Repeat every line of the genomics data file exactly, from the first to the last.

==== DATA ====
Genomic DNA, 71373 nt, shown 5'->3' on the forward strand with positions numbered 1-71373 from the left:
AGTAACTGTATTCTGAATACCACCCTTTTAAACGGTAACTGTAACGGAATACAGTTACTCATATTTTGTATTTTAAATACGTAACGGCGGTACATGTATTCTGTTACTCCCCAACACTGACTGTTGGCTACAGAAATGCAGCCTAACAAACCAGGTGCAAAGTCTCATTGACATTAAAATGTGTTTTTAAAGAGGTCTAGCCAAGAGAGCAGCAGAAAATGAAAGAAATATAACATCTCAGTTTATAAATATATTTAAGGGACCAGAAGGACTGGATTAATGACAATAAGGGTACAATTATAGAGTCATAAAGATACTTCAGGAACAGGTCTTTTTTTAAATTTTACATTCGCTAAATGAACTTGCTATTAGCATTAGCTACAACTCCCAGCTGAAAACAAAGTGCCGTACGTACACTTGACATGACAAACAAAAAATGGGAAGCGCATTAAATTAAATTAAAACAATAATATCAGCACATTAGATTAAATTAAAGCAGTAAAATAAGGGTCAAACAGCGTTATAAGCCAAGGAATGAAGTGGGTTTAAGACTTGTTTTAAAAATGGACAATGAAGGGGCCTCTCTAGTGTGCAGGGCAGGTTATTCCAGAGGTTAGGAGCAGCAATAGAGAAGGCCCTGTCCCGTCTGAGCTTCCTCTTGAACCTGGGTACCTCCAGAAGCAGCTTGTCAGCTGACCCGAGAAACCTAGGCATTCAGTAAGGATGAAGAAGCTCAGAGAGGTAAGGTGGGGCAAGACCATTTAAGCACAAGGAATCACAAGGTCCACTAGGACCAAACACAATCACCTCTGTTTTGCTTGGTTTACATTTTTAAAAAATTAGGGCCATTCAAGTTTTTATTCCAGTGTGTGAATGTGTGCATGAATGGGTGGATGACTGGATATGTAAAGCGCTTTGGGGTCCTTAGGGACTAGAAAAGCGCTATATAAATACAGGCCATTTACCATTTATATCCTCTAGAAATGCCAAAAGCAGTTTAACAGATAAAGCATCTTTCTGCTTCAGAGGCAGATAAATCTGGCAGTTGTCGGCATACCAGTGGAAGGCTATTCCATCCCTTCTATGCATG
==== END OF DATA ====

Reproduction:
Genomic DNA, 71373 nt, shown 5'->3' on the forward strand with positions numbered 1-71373 from the left:
AGTAACTGTATTCTGAATACCACCCTTTTAAACGGTAACTGTAACGGAATACAGTTACTCATATTTTGTATTTTAAATACGTAACGGCGGTACATGTATTCTGTTACTCCCCAACACTGACTGTTGGCTACAGAAATGCAGCCTAACAAACCAGGTGCAAAGTCTCATTGACATTAAAATGTGTTTTTAAAGAGGTCTAGCCAAGAGAGCAGCAGAAAATGAAAGAAATATAACATCTCAGTTTATAAATATATTTAAGGGACCAGAAGGACTGGATTAATGACAATAAGGGTACAATTATAGAGTCATAAAGATACTTCAGGAACAGGTCTTTTTTTAAATTTTACATTCGCTAAATGAACTTGCTATTAGCATTAGCTACAACTCCCAGCTGAAAACAAAGTGCCGTACGTACACTTGACATGACAAACAAAAAATGGGAAGCGCATTAAATTAAATTAAAACAATAATATCAGCACATTAGATTAAATTAAAGCAGTAAAATAAGGGTCAAACAGCGTTATAAGCCAAGGAATGAAGTGGGTTTAAGACTTGTTTTAAAAATGGACAATGAAGGGGCCTCTCTAGTGTGCAGGGCAGGTTATTCCAGAGGTTAGGAGCAGCAATAGAGAAGGCCCTGTCCCGTCTGAGCTTCCTCTTGAACCTGGGTACCTCCAGAAGCAGCTTGTCAGCTGACCCGAGAAACCTAGGCATTCAGTAAGGATGAAGAAGCTCAGAGAGGTAAGGTGGGGCAAGACCATTTAAGCACAAGGAATCACAAGGTCCACTAGGACCAAACACAATCACCTCTGTTTTGCTTGGTTTACATTTTTAAAAAATTAGGGCCATTCAAGTTTTTATTCCAGTGTGTGAATGTGTGCATGAATGGGTGGATGACTGGATATGTAAAGCGCTTTGGGGTCCTTAGGGACTAGAAAAGCGCTATATAAATACAGGCCATTTACCATTTATATCCTCTAGAAATGCCAAAAGCAGTTTAACAGATAAAGCATCTTTCTGCTTCAGAGGCAGATAAATCTGGCAGTTGTCGGCATACCAGTGGAAGGCTATTCCATCCCTTCTATGCATG